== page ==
Eating Taiwanese in the BayEating Taiwanese in the Bay

The Bay Area has never been known for having a robust Taiwanese restaurant scene. That’s changing, though, slowly but surely, one nostalgia-fueled portion of stinky tofu, oyster omelet and beef noodle soup at a time. This series of essays, guides and features gives you the lowdown on the Bay Area’s emerging Taiwanese food movement — and steers you toward your next great meal.

A crowded night market in Taiwan lined with brightly lit food stalls.
(Photo by stockinasia/iStock; design by Rebecca Kao)

Project Manager/Editor: Luke Tsai | Designer: Rebecca Kao | Engagement Producer: Sarah Pineda | Additional Editing: Sarah Hotchkiss, Gabe Meline, Nastia Voynovskaya | Contributors: Momo Chang, Vanessa Hua, Beth LaBerge, Felicia Liang, Grace Hwang Lynch, Thien Pham, Luke Tsai, Esmé Weijun Wang

KQED’s Ultimate Guide to Taiwanese Restaurants in the Bay

A bowl of savory soy milk, with pieces of fried cruller floating in the soy milk, pictured inside a red and blue frame that reads "Eating Taiwanese in the Bay."

Taiwanese Breakfast: One of the Bay Area’s Rarest, Most Coveted Meals

A pair of gua bao, or Taiwanese pork belly buns, on a white plate, surrounded by a red-and-blue frame that reads, "Eating Taiwanese in the Bay."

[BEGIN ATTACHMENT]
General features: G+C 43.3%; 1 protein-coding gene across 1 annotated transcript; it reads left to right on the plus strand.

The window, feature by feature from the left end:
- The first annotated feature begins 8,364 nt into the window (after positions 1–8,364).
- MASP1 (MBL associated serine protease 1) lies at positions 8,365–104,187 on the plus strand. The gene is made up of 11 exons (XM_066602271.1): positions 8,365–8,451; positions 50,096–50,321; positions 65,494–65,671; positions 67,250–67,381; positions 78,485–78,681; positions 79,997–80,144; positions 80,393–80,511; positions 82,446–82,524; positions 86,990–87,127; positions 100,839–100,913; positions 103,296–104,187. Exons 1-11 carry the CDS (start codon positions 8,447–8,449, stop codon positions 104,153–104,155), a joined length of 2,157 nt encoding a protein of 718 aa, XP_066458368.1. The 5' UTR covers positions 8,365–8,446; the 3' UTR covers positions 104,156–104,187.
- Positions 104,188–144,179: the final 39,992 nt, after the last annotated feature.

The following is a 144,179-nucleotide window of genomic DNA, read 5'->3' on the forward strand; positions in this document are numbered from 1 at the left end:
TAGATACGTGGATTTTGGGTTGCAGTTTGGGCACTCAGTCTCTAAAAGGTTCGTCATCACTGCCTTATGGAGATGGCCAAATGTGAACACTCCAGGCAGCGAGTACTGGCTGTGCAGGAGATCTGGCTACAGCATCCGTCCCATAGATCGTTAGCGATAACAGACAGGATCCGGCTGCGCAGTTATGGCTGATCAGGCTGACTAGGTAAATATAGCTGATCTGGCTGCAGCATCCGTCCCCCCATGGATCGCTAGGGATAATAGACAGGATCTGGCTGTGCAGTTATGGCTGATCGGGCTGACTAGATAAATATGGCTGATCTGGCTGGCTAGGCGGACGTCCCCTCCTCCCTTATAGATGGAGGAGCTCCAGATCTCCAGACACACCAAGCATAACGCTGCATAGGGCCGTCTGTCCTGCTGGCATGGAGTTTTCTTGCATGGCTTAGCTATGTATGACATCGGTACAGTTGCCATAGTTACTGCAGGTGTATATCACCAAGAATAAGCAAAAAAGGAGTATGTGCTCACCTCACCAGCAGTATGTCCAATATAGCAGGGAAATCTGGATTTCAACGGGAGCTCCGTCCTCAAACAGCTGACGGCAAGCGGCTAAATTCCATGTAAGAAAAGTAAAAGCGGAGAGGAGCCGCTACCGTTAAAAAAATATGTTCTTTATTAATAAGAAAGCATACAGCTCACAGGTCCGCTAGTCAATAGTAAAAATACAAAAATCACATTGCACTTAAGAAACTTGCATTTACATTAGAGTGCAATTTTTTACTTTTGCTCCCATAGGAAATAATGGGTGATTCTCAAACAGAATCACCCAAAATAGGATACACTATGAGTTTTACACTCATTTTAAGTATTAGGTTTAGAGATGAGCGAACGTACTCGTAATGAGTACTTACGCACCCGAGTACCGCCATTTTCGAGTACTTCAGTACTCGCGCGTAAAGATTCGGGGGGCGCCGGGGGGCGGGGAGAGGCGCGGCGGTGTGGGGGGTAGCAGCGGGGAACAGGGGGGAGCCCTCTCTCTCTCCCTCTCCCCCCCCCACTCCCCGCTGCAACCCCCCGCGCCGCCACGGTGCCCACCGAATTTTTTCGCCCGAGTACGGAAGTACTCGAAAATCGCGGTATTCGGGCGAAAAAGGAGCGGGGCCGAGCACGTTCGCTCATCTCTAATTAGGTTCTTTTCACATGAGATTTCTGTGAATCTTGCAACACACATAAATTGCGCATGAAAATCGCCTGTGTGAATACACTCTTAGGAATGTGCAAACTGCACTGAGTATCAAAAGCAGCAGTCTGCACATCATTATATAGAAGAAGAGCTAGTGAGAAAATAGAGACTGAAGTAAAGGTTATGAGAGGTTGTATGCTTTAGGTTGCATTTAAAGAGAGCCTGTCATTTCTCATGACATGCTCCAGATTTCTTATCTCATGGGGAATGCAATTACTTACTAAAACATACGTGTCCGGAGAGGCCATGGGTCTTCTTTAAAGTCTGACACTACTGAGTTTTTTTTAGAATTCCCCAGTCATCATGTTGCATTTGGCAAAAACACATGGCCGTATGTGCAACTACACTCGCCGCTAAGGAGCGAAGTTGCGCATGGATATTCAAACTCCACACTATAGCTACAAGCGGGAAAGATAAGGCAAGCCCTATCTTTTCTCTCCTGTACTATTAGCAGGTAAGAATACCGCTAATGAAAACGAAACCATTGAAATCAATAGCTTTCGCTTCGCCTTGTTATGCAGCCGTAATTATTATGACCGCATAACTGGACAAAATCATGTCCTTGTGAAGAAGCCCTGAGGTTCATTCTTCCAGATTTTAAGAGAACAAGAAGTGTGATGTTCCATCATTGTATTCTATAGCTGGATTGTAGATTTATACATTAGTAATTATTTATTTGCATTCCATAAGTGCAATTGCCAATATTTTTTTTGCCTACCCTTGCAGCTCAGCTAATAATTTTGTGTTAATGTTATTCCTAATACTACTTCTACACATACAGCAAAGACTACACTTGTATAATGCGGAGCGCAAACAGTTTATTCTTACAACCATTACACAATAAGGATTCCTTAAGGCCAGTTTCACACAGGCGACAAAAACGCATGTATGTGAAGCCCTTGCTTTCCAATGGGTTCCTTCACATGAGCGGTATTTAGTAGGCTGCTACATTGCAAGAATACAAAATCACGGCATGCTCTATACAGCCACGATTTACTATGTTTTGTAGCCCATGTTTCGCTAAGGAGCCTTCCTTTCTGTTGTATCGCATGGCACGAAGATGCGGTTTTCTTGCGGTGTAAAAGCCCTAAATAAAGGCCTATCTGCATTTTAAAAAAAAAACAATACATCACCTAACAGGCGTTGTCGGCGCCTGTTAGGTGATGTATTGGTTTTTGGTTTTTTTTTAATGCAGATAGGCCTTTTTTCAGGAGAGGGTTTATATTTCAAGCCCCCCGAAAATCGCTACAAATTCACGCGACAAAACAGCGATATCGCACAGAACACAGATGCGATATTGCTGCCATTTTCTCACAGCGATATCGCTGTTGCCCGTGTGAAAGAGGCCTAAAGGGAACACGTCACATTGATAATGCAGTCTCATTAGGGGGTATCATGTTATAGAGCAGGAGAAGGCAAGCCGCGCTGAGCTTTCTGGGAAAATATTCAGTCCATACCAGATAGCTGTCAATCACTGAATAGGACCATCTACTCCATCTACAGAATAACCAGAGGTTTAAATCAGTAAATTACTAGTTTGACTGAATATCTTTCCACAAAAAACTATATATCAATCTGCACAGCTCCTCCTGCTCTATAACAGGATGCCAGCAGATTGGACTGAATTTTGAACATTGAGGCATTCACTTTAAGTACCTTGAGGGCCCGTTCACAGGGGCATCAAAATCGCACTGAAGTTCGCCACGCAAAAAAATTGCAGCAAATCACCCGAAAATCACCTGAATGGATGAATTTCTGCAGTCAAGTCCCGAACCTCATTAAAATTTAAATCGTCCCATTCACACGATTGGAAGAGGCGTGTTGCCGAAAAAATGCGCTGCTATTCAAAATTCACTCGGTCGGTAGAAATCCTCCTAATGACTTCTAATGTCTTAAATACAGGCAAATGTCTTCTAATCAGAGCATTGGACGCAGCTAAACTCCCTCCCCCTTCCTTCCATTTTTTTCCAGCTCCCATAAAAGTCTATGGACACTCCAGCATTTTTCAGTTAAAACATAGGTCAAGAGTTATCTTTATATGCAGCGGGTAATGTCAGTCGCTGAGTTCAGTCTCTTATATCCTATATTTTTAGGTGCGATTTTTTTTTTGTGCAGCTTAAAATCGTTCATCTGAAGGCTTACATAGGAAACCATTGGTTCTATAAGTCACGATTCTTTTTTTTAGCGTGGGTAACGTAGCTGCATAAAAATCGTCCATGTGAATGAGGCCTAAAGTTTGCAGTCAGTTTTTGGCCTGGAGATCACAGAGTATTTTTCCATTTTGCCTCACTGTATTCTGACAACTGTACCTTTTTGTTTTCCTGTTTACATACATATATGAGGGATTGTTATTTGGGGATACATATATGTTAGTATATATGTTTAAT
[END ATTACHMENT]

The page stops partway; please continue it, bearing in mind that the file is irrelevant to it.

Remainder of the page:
Why Silicon Valley is Still the Heart of the Bay Area’s Taiwanese Restaurant Scene

Leslie Wiser pushes a plow; the image is inside a red-and-blue frame patterned after the Taiwanese flag.

Growing Asian Produce Helped This Sonoma Farmer Connect With Her Taiwanese Heritage

A plate of cold noodles with peanut sauce inside of a red-and-blue frame that reads "Eating Taiwanese in the Bay."

How the Pandemic Brought Taiwanese Food Back to Me

Illustration of a bowl of lu rou fan, or braised pork over rice, inside a blue and red frame that reads "Eating Taiwanese in the Bay."

Searching for Lu Rou Fan

A collage of Taiwanese foods, including boba milk tea, ba-wan, and beef noodle soup, all placed inside a red-and-blue frame that reads "Eating Taiwanese in the Bay."

An Ode to Q

The Bay Area’s Taiwanese Food Scene Comes Into Its Own